Players reported on Wednesday and begin practicing on Thursday. Mayfield won't miss a beat.
The contract includes a signing bonus worth $21,849,440 million, and a fifth-year club option. The fully guaranteed amount is $32,682,980. It includes offset language, which enables the Browns to subtract the amount of a new contract from this guaranteed deal if he signs elsewhere before it expires.
Mayfield and his family were eager for him to get into camp and not miss any practice time, so they urged agent Tom Mills to accept the offset language, a source told cleveland.com.
In exchange, the Browns improved some of the language in the deal.
Offset language might seem insignificant, but the last time the Browns drafted a quarterback in the first round, Johnny Manziel, they cut him after two seasons. In fact, their last three first-round QBs since 1999 were cut before their rookie deals expired. Of course they're not expecting that in this case.
The reigning Heisman Trophy winner was one of five remaining unsigned first-round picks. One of the others is Browns No. 4 overall pick Denzel Ward. Offset language is believed to be the sticking point there too.
The other three are Jets quarterback Sam Darnold (No. 3), Bills quarterback Josh Allen (No. 7) and Bears linebacker Roquan Smith (No. 8).
Mayfield returns to Berea after an eventful summer break that included getting engaged to Emily Wilkinson, a trip to Hawaii, working out with teammates at USC, and winning an ESPY for the nation's best college athlete.
Promoted to second-team offense during the final week of organized team activities in May, Mayfield will try to win the starting job even though Hue Jackson has told him it's Tyrod Taylor's.
"I'm always competitive,'' Mayfield said during rookie camp. "It wouldn't matter what (Jackson) was saying in regards to the competition. I'm still going to compete and try and win that job. So I'm going to listen to him, but I've got to go compete, and first and foremost, I've got to go learn my job.''
Jackson set the tone right from the start, announcing on draft day that Taylor was his starting quarterback and that he wouldn't hold an open competition in camp. He is committed to a proven veteran after 1-31.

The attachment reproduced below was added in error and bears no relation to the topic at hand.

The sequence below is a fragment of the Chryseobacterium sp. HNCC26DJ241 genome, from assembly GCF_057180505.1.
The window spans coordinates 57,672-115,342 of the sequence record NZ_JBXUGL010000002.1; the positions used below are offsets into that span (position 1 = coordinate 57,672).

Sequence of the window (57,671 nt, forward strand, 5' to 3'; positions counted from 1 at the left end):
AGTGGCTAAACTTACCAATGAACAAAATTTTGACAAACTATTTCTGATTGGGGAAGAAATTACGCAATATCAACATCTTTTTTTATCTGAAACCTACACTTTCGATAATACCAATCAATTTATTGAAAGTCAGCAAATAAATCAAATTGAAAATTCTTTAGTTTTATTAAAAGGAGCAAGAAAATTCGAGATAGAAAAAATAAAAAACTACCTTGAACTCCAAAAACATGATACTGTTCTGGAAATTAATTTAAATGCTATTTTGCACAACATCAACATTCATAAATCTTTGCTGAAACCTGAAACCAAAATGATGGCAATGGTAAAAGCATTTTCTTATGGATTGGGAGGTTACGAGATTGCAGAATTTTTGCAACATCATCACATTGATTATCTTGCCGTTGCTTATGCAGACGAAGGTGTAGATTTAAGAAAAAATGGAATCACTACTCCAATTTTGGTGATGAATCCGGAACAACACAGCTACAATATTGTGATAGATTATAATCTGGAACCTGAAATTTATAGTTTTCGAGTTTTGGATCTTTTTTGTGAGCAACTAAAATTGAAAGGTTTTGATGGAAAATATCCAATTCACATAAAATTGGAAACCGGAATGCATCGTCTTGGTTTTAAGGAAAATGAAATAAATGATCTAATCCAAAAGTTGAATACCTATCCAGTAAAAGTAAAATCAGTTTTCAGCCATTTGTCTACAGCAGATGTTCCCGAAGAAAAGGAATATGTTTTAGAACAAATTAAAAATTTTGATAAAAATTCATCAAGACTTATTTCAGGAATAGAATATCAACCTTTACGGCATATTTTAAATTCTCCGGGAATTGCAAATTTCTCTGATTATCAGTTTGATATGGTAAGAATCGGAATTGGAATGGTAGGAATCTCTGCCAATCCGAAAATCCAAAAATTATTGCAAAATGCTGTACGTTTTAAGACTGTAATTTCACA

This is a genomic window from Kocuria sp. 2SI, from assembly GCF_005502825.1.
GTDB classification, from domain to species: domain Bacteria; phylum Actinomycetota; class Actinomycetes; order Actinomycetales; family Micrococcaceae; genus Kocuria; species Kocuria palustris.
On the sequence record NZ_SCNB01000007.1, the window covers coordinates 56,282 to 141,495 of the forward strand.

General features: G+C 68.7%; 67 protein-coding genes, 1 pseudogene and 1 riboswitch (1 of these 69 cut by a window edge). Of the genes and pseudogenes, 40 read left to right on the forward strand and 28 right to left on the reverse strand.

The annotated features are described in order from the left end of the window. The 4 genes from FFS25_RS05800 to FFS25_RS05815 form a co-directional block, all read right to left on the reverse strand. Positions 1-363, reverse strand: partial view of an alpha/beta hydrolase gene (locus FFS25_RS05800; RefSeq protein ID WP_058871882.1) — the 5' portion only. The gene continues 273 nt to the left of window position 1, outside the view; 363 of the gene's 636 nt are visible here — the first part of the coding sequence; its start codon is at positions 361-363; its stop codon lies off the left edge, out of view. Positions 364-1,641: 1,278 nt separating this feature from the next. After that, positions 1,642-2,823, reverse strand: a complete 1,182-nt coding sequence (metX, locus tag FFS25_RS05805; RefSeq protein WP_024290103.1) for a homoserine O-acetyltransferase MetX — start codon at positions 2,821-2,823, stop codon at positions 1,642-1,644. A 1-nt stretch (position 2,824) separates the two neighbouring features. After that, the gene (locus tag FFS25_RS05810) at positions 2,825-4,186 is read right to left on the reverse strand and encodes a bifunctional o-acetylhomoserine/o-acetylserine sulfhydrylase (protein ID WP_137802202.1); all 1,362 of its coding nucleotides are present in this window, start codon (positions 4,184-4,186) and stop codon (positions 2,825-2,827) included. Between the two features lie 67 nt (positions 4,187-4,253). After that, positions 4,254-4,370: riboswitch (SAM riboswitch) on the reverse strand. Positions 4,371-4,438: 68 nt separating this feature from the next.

"I'm not going to back off of this," he said during rookie minicamp. "We can keep writing this narrative. Tyrod Taylor's the starting quarterback of this football team, and that won't change."
That Taylor and Mayfield worked out together at USC before camp is a good sign. Mayfield heads in striking the right balance between competing and knowing his place.
"It's not about individuals,'' Mayfield said in May. "They brought him and I in because we're both team-oriented guys. He's the starter, and all I can do is help us out. So when you get a guy like that that helps out a locker room in just the best way possible, he's a grinder. He comes in early. He's the last one to leave, and I can only aspire to be like that.''
During minicamp last month, offensive coordinator Todd Haley echoed Jackson's sentiments that Mayfield isn't ready to supplant Taylor anytime soon.
"He has a long way to go,'' Haley said. "I'd say it's clear that Tyrod is the leader of this team.
"Anytime that you're a young player coming into this league, especially a quarterback, it's going to take time. You have a lot of different things that you're dealing with at that position. For him, a guy that has been in the [shot]gun 99 percent of the time, in this division you have to be under center some.
"Whether it's running or play action, those are some of the things that he has really had to work hard at. But I'm happy that we have training camp because young quarterbacks need all of the time they can get."
Now that he's signed and in on time, Mayfield won't miss a minute.